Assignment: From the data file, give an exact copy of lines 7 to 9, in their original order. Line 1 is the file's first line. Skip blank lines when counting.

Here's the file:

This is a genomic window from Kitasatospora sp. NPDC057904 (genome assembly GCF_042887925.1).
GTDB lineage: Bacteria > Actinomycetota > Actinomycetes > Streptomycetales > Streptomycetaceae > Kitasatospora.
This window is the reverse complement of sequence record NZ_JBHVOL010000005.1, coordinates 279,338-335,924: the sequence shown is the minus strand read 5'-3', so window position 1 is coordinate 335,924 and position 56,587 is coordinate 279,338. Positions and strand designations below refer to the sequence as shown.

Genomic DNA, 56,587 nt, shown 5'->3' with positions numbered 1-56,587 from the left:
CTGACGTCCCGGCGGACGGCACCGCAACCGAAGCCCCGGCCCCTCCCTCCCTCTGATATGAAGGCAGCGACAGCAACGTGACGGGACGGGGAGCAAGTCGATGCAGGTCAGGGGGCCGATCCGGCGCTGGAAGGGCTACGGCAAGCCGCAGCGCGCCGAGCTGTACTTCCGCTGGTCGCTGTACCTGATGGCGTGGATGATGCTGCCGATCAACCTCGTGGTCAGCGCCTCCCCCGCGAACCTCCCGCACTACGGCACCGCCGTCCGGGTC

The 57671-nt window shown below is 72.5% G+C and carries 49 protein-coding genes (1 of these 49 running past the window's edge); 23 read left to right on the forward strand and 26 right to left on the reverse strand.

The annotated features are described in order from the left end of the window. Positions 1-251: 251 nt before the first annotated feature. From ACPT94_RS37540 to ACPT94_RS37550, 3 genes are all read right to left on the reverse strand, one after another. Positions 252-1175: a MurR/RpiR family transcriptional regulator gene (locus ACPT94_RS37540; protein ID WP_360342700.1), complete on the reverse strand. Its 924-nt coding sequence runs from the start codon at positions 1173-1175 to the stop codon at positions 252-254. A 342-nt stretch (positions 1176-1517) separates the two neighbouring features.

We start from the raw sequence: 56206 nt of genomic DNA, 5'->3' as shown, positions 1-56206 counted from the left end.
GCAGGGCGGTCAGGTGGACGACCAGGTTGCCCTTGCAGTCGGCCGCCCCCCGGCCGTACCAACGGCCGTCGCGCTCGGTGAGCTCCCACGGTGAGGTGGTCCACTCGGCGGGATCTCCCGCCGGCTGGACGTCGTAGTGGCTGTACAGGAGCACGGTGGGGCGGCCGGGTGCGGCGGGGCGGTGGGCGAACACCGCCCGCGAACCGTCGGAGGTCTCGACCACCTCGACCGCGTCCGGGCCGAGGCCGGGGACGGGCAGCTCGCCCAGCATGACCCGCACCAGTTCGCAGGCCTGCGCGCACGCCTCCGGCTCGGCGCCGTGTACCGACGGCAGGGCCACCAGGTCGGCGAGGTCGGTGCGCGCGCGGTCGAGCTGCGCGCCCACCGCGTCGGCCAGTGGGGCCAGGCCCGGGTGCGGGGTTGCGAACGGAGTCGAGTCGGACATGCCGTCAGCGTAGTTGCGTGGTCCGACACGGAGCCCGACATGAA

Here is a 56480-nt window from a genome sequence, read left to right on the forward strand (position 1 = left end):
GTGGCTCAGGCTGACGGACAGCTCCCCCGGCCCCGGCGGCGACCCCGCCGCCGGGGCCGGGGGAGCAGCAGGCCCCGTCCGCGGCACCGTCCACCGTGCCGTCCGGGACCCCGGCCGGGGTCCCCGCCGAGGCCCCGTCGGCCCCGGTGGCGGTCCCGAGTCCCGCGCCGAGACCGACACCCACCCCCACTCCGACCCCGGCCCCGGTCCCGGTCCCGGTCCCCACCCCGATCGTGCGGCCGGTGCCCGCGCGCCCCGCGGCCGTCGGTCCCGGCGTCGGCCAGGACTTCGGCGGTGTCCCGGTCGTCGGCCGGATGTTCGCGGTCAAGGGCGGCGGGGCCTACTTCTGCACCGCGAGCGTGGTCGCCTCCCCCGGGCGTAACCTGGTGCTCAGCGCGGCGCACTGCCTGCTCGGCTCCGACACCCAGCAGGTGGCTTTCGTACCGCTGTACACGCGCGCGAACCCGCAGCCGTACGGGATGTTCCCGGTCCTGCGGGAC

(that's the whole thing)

The annotated features are described in order from the left end of the window. Positions 1-251: 251 nt before the first annotated feature. From ACPT94_RS37540 to ACPT94_RS37550, 3 genes are all read right to left on the reverse strand, one after another. Positions 252-1175: a MurR/RpiR family transcriptional regulator gene (locus ACPT94_RS37540; protein ID WP_360342700.1), complete on the reverse strand. Its 924-nt coding sequence runs from the start codon at positions 1173-1175 to the stop codon at positions 252-254. A 342-nt stretch (positions 1176-1517) separates the two neighbouring features.

We start from the raw sequence: 56206 nt of genomic DNA, 5'->3' as shown, positions 1-56206 counted from the left end.
GCAGGGCGGTCAGGTGGACGACCAGGTTGCCCTTGCAGTCGGCCGCCCCCCGGCCGTACCAACGGCCGTCGCGCTCGGTGAGCTCCCACGGTGAGGTGGTCCACTCGGCGGGATCTCCCGCCGGCTGGACGTCGTAGTGGCTGTACAGGAGCACGGTGGGGCGGCCGGGTGCGGCGGGGCGGTGGGCGAACACCGCCCGCGAACCGTCGGAGGTCTCGACCACCTCGACCGCGTCCGGGCCGAGGCCGGGGACGGGCAGCTCGCCCAGCATGACCCGCACCAGTTCGCAGGCCTGCGCGCACGCCTCCGGCTCGGCGCCGTGTACCGACGGCAGGGCCACCAGGTCGGCGAGGTCGGTGCGCGCGCGGTCGAGCTGCGCGCCCACCGCGTCGGCCAGTGGGGCCAGGCCCGGGTGCGGGGTTGCGAACGGAGTCGAGTCGGACATGCCGTCAGCGTAGTTGCGTGGTCCGACACGGAGCCCGACATGAA